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Lieberman Reciprocal Model of Creativity Cheat Sheet by

reciprocal     lieberman

Introd­uction

Describes creative work as a cyclical four-step process. The model is useful as a descri­ptive and prescr­iptive tool for leaders who want to direct indivi­dual, group, organi­zat­ional, or community efforts in a more creative direction

The process itself is decept­ively simple, often leading to the mistaken conclusion that it is already being followed. In practice, for-profit organi­zations (banks, manufa­ctu­rers) tend to overem­phasize the Produce activity, while altruistic organi­zations (arts, social services) overem­phasize the Explore activity. The key to the creativity in the process is that all four activities must be given their full due, with no skipping or rushing. Any delays introduced by that approach are more than outweighed by the dramatic improv­ement in the innova­tion, quality, and suitab­ility of the work products and in the enjoyment and satisf­action of the partic­ipants.

The Reciprocal Model is based on the author's career in the performing arts, technology develo­pment, conflict resolu­tion, and project manage­ment. If you rotate the model diagram 180 degrees, you will see that it strongly resembles the Apprec­iative Inquiry model. And it has some useful additions.

Accept: Appreciate What Is

Stop work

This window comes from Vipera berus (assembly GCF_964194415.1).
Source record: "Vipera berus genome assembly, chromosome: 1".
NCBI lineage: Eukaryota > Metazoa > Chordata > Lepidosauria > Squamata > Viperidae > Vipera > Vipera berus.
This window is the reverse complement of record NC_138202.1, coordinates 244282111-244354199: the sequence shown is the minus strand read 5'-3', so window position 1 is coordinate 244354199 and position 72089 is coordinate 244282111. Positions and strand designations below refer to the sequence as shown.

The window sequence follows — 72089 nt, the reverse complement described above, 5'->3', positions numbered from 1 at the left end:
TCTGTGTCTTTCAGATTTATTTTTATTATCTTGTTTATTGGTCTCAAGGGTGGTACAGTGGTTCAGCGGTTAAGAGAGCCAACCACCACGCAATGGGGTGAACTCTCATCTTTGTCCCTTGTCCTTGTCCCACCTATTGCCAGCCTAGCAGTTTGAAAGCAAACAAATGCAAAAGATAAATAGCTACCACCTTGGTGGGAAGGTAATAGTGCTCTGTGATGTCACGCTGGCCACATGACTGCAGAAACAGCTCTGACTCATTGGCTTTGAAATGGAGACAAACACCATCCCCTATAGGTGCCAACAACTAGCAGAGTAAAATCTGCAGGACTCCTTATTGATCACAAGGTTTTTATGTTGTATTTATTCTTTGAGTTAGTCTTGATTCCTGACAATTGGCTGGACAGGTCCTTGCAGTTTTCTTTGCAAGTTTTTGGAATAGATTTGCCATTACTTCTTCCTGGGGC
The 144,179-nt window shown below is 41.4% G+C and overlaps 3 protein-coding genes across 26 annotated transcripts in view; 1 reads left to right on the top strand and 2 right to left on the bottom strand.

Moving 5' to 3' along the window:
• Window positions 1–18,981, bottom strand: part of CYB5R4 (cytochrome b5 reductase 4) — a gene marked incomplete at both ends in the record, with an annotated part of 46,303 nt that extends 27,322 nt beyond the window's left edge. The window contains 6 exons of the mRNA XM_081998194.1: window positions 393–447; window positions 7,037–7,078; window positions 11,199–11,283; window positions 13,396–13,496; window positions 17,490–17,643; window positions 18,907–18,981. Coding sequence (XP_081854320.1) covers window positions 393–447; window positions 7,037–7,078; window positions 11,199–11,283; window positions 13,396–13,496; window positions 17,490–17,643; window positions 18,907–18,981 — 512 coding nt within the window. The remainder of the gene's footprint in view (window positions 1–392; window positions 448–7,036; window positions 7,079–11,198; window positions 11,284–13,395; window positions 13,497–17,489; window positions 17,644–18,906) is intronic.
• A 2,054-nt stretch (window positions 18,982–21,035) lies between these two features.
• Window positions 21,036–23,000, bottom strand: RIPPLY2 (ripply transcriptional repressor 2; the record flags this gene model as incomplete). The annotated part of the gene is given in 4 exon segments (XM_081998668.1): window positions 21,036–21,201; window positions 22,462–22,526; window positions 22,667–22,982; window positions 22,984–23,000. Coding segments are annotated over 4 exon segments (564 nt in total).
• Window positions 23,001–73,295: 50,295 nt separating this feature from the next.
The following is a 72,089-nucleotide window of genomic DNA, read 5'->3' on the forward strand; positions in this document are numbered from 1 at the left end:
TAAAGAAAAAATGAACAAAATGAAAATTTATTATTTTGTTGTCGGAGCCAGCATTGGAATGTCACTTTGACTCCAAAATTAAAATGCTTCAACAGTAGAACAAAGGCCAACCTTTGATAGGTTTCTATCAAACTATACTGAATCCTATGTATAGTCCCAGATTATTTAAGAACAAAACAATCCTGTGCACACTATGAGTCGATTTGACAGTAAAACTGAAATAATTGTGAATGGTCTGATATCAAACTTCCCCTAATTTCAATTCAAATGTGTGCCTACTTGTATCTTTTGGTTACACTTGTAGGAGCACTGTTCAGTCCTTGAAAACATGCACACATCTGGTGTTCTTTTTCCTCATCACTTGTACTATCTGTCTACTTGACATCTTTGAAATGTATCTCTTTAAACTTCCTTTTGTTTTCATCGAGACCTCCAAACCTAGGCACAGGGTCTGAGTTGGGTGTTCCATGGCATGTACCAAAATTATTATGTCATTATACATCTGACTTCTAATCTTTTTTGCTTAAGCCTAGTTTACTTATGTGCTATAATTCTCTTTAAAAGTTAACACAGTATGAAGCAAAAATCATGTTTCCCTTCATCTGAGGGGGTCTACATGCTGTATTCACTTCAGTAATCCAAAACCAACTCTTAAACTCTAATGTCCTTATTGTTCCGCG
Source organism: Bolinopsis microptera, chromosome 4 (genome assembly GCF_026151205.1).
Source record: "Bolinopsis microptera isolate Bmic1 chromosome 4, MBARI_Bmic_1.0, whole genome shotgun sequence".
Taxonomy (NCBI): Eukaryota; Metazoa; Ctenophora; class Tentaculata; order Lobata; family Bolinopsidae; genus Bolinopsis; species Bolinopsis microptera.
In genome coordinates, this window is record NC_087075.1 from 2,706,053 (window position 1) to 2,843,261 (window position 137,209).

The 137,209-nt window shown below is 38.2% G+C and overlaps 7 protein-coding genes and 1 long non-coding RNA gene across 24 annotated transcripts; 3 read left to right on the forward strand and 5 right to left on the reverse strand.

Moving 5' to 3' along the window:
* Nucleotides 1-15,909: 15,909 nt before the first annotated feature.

Find a safe enviro­nment where work distra­ctions are minimized
Understand the material impacts on all stakeh­olders of what has been done so far
Understand the non-ma­terial impacts (emoti­onal, spiritual, etc)
Don't forget to understand the impacts on you and your collea­gues!
Make peace with the situation as it is (i.e. Accept).

Focus: Explore What Could Be

Let go of any feelings of respon­sib­ility for changing things or making things happen
Engage with the enviro­nment in which you're operating
Indulge your curiosity and playfu­lness - enjoy yourself!
Come to a realiz­ation about what is really import­ant­(i.e. Focus)
 

Diagram

Commit: Challenge What Should Be

Re-engage with your feelings of respon­sib­ility for making change happen
Identify strategies to bring what is really important into being
Ruthlessly but respec­tfully challenge each strategy, using approp­riate criteria
Don't forget what is really important!
Settle on one strategy that you will follow and that you can believe in (i.e. Commit)

Deliver: Produce What Will Be

Be clear on the descri­ption of your work product
Assemble the necessary resources, support, and influence
Take whatever steps you seem necessary to plan, execute, manage, and assure quality
Adjust plans on-the-fly as necessary to accomm­odate reality on the ground
Keep your benefa­ctors and supporters well-i­nfo­rmed!
Come to closure with a work product that is complete (i.e. Deliver)

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